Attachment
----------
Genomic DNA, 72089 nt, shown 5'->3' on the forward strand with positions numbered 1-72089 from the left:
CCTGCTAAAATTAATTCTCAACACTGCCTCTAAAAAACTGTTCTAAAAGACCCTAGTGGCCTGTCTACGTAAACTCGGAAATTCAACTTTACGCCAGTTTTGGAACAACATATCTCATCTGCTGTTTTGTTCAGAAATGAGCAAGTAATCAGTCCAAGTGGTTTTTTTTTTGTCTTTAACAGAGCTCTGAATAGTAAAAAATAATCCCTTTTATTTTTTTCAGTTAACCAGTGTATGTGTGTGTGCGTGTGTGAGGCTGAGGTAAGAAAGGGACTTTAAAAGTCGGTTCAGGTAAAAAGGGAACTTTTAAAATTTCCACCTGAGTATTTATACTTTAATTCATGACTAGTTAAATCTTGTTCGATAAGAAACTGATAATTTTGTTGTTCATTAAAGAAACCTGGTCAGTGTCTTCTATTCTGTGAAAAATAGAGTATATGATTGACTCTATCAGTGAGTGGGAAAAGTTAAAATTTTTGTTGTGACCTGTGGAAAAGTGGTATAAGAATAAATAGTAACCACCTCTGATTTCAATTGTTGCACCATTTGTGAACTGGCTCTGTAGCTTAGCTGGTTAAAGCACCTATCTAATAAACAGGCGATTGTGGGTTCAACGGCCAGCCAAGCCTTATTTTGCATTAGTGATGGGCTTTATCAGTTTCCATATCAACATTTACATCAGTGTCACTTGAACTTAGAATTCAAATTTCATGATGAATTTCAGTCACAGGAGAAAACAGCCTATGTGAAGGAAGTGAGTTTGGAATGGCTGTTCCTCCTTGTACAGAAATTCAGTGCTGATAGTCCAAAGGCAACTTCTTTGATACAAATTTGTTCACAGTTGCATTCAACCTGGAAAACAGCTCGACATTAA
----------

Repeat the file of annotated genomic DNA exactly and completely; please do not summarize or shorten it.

Genomic DNA, 72089 nt, shown 5'->3' on the forward strand with positions numbered 1-72089 from the left:
CCTGCTAAAATTAATTCTCAACACTGCCTCTAAAAAACTGTTCTAAAAGACCCTAGTGGCCTGTCTACGTAAACTCGGAAATTCAACTTTACGCCAGTTTTGGAACAACATATCTCATCTGCTGTTTTGTTCAGAAATGAGCAAGTAATCAGTCCAAGTGGTTTTTTTTTTGTCTTTAACAGAGCTCTGAATAGTAAAAAATAATCCCTTTTATTTTTTTCAGTTAACCAGTGTATGTGTGTGTGCGTGTGTGAGGCTGAGGTAAGAAAGGGACTTTAAAAGTCGGTTCAGGTAAAAAGGGAACTTTTAAAATTTCCACCTGAGTATTTATACTTTAATTCATGACTAGTTAAATCTTGTTCGATAAGAAACTGATAATTTTGTTGTTCATTAAAGAAACCTGGTCAGTGTCTTCTATTCTGTGAAAAATAGAGTATATGATTGACTCTATCAGTGAGTGGGAAAAGTTAAAATTTTTGTTGTGACCTGTGGAAAAGTGGTATAAGAATAAATAGTAACCACCTCTGATTTCAATTGTTGCACCATTTGTGAACTGGCTCTGTAGCTTAGCTGGTTAAAGCACCTATCTAATAAACAGGCGATTGTGGGTTCAACGGCCAGCCAAGCCTTATTTTGCATTAGTGATGGGCTTTATCAGTTTCCATATCAACATTTACATCAGTGTCACTTGAACTTAGAATTCAAATTTCATGATGAATTTCAGTCACAGGAGAAAACAGCCTATGTGAAGGAAGTGAGTTTGGAATGGCTGTTCCTCCTTGTACAGAAATTCAGTGCTGATAGTCCAAAGGCAACTTCTTTGATACAAATTTGTTCACAGTTGCATTCAACCTGGAAAACAGCTCGACATTAA